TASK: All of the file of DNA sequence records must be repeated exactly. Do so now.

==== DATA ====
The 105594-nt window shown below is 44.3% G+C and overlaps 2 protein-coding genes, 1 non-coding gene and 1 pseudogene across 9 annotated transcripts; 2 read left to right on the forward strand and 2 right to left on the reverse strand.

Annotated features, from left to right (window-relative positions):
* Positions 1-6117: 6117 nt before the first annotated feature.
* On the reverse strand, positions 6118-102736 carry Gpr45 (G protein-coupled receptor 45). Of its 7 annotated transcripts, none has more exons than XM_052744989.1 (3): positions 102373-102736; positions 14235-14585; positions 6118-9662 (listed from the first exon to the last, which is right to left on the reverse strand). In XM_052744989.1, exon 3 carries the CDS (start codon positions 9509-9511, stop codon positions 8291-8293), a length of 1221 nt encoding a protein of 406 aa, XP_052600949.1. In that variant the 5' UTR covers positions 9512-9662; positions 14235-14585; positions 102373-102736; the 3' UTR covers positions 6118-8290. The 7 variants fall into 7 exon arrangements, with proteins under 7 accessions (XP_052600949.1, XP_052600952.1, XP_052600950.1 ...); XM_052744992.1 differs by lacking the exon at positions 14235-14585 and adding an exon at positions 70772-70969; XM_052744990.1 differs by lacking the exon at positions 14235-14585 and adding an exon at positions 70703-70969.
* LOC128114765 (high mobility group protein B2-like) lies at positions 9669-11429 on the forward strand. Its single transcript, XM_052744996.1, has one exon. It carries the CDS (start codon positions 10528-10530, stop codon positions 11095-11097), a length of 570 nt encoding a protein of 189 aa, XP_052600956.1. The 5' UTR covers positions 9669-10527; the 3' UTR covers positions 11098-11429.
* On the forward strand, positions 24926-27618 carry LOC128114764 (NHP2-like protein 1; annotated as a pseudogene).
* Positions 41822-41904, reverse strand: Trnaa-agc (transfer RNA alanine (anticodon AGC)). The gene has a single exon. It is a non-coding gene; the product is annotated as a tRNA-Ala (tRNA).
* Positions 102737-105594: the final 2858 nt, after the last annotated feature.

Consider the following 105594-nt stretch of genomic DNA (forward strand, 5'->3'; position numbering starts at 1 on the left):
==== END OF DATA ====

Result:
The 105594-nt window shown below is 44.3% G+C and overlaps 2 protein-coding genes, 1 non-coding gene and 1 pseudogene across 9 annotated transcripts; 2 read left to right on the forward strand and 2 right to left on the reverse strand.

Annotated features, from left to right (window-relative positions):
* Positions 1-6117: 6117 nt before the first annotated feature.
* On the reverse strand, positions 6118-102736 carry Gpr45 (G protein-coupled receptor 45). Of its 7 annotated transcripts, none has more exons than XM_052744989.1 (3): positions 102373-102736; positions 14235-14585; positions 6118-9662 (listed from the first exon to the last, which is right to left on the reverse strand). In XM_052744989.1, exon 3 carries the CDS (start codon positions 9509-9511, stop codon positions 8291-8293), a length of 1221 nt encoding a protein of 406 aa, XP_052600949.1. In that variant the 5' UTR covers positions 9512-9662; positions 14235-14585; positions 102373-102736; the 3' UTR covers positions 6118-8290. The 7 variants fall into 7 exon arrangements, with proteins under 7 accessions (XP_052600949.1, XP_052600952.1, XP_052600950.1 ...); XM_052744992.1 differs by lacking the exon at positions 14235-14585 and adding an exon at positions 70772-70969; XM_052744990.1 differs by lacking the exon at positions 14235-14585 and adding an exon at positions 70703-70969.
* LOC128114765 (high mobility group protein B2-like) lies at positions 9669-11429 on the forward strand. Its single transcript, XM_052744996.1, has one exon. It carries the CDS (start codon positions 10528-10530, stop codon positions 11095-11097), a length of 570 nt encoding a protein of 189 aa, XP_052600956.1. The 5' UTR covers positions 9669-10527; the 3' UTR covers positions 11098-11429.
* On the forward strand, positions 24926-27618 carry LOC128114764 (NHP2-like protein 1; annotated as a pseudogene).
* Positions 41822-41904, reverse strand: Trnaa-agc (transfer RNA alanine (anticodon AGC)). The gene has a single exon. It is a non-coding gene; the product is annotated as a tRNA-Ala (tRNA).
* Positions 102737-105594: the final 2858 nt, after the last annotated feature.

Consider the following 105594-nt stretch of genomic DNA (forward strand, 5'->3'; position numbering starts at 1 on the left):